Intricate rehab at Natural History Museum

Tomas adobe
The skylight over the rotunda of the Natural History Museum in Exposition Park has been nicely, if painstakingly, restored with help from the great-grandson of the original Judson Studios artist. But listen to some of the other work needed as part of the three-year rehab of the circa-1913 museum.

Inspections revealed cracks in the rotunda's outer dome as a result of shifting in the underlying concrete. That ultimately meant that the museum would have to remove the putty in between the individual ceramic tiles that sit on top of the concrete -- some 1,866,000 of them on the main dome -- and then inject an epoxy sealant between each of the 1-inch-by-1-inch pieces.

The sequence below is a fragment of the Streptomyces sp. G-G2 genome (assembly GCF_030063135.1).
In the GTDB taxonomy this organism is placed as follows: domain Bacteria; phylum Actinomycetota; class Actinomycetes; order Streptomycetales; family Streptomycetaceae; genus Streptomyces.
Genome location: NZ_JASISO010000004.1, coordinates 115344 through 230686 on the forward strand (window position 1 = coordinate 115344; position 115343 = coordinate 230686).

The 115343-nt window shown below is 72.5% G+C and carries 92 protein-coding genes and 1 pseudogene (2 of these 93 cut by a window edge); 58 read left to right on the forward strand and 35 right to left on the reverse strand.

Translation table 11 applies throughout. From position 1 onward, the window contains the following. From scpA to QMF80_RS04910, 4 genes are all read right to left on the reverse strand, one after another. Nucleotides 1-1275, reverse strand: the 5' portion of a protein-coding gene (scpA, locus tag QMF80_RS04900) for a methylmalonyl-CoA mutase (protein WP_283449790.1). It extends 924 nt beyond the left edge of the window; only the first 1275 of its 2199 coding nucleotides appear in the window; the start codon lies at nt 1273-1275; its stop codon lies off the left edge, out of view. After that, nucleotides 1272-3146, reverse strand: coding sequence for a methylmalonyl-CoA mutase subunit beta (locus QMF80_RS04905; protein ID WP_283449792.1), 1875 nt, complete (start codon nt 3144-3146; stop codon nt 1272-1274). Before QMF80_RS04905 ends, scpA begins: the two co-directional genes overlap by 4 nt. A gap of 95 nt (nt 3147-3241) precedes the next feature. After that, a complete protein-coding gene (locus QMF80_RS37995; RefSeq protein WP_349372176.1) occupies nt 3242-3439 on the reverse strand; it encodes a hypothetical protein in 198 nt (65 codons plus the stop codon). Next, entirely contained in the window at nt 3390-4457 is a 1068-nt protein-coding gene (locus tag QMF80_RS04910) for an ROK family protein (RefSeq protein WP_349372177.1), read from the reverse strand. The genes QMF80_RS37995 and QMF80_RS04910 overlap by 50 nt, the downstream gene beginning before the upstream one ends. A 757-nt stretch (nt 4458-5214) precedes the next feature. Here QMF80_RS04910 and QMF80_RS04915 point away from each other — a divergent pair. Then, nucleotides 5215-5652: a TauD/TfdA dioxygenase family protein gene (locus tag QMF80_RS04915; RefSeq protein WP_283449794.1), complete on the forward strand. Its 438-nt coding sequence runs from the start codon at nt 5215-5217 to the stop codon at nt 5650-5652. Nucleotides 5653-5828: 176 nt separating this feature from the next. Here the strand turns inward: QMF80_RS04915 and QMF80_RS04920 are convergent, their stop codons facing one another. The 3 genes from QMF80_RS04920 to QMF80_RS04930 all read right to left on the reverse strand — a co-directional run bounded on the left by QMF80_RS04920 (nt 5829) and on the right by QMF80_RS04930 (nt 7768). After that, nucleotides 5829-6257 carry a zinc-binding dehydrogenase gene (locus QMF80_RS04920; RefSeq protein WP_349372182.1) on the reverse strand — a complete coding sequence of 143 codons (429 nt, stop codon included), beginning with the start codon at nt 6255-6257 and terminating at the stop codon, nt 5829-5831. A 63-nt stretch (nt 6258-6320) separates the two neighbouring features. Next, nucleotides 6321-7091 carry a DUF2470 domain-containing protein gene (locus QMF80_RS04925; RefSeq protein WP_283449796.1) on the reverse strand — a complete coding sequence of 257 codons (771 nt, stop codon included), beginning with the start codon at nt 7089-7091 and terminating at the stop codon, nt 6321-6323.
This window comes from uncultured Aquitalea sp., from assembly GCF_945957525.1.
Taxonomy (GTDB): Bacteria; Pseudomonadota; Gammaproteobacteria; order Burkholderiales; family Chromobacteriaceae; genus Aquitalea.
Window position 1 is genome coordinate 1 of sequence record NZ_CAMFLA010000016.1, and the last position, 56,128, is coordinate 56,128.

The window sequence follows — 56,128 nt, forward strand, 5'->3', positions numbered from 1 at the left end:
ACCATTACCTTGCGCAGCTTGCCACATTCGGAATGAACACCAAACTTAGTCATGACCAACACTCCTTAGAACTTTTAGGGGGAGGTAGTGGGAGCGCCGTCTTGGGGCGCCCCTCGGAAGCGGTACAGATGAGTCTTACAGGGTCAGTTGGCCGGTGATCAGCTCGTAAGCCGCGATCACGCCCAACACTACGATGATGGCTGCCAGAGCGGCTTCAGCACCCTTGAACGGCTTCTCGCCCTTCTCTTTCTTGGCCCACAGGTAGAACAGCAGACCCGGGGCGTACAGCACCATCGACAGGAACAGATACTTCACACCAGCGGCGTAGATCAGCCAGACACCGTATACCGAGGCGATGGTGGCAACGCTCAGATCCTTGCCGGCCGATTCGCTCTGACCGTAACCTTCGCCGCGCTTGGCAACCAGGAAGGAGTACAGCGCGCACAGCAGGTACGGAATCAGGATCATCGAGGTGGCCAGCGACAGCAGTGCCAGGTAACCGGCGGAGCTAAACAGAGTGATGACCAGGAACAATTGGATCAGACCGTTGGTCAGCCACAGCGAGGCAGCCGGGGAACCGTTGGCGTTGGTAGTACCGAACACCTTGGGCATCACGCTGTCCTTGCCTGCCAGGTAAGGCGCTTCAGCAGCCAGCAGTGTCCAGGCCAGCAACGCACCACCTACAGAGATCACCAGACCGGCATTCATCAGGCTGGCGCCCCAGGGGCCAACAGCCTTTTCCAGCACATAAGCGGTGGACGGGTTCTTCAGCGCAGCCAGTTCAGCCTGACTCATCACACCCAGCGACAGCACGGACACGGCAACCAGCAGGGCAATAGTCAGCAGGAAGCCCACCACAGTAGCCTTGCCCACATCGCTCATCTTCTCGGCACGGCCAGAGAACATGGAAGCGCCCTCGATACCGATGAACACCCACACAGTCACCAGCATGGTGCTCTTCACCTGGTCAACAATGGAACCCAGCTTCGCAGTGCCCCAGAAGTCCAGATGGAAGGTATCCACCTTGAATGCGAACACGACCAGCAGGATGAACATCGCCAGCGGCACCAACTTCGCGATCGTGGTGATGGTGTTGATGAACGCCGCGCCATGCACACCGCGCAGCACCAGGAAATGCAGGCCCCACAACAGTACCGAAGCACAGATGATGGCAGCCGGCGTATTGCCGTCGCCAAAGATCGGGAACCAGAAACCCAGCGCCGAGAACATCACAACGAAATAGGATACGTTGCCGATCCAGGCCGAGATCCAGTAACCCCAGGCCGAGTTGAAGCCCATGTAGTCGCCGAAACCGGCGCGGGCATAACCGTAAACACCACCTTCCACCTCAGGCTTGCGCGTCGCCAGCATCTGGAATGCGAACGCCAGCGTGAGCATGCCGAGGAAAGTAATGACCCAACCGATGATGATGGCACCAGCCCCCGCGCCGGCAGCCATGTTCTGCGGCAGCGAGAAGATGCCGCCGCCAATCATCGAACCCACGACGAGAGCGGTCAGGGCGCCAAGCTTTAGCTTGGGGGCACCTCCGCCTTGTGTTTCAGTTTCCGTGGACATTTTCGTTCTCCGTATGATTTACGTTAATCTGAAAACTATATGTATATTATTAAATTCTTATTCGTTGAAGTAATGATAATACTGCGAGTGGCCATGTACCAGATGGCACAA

Crews also learned that all of the steel connections in the building are riveted together, not welded as is customary today....

The staircases leading up to the second floors of the north and south galleries, which had been covered by a gray carpet, were found to be made of battleship linoleum, an expensive material often found in old sea vessels, cars and floors. Workers will polish the linoleum to restore its original brilliance. Elsewhere, the museum is finding mosaics and marble walls that had been previously concealed.

Times story and photo gallery.

Cropped photo: Annie Wells / Los Angeles Times

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